Should children be allowed to watch TV in the bedroom? | Noa & Nani Should children be allowed to watch TV in the bedroom? – Noa & Nani
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Bedroom habits

Should children be allowed to watch TV in the bedroom?

A question that often splits parents into ‘for’ and ‘against’ camps: should you allow your child to have a television in their bedroom? Today on the blog we’re looking into some of the reasons why parents allow a TV and some arguments as to why you may not be so keen. Let us know on Facebook and Twitter where you stand!

Sleep time aid

Many parents feel that there is no harm in having a TV in their child’s bedroom as the light and noise can help them to drift off to sleep easier at night. And, with a use of the timer, you can ensure that the TV turns itself off after they are sound asleep. This method does require monitoring from parents to keep an eye on what is being watched and how often it is being watched.

Many parents see a TV in the bedroom as an educational tool too, with children able to watch their favourite shows and educational series in the comfort of their own rooms without a battle for the living room remote.

What to watch

Without close monitoring it is possible to lose a bit of control over what children can watch when a TV is in their bedroom. With an abundance of channels available, the chances of them stumbling across something that is inappropriate or confusing increases, and, if no one is around to explain more about what they have seen, this could be harmful.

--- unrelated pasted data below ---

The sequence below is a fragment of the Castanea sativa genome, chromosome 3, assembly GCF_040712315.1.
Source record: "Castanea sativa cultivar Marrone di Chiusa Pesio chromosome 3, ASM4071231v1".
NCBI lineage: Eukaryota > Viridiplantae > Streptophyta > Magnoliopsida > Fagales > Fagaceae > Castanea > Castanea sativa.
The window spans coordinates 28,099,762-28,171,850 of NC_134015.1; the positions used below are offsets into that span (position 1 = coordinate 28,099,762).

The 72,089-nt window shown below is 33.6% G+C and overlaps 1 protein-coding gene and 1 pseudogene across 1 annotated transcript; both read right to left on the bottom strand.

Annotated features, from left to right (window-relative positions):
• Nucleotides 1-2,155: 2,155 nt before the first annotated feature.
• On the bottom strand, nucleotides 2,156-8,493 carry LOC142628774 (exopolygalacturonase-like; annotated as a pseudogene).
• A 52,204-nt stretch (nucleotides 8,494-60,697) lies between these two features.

It’s also harder to keep track of when they’re watching TV, particularly if they are being sneaky and watching it with the sound turned off! This means late night viewing could cause tiredness and lack of concentration the next day, which does nothing to help their learning. If you have a digital TV package you may find you’re able to set parental controls to help tackle some of these issues.

Unhealthy?

Under supervision, many children develop a sensible attitude to watching TV in the bedroom. However, the New York Times compiled research from several sources suggesting that the presence of a TV can increase levels of obesity in children, as well as sleep-related issues. Other concerns about the impact of viewing time include diverting concentration from other activities, such as playing outside in the fresh air, reading, crafts and sports.

Establish a routine

Each child is different and will have their own reaction to having a TV in their bedroom. So, if you’re being pestered by your tween or teen, maybe instead of agonising over the choice, you could test out having a TV in the bedroom before agreeing to make it a permanent fixture? Aim for a happy medium of allowing a TV in the bedroom to be watched at certain times or allowing the viewing of particular programmes, though you may find you need to ‘police’ the policy. Establishing a routine of TV time is a great way to set boundaries and to re-establish the TV as one of many forms of entertainment and education.

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Making more of other fun activities can lessen the attraction of hours of TV viewing. Why not invest in a space for your child to study, draw and read in the bedroom? We sell a great selection of cabin beds with desks that will give them a space of their own to explore other interests.

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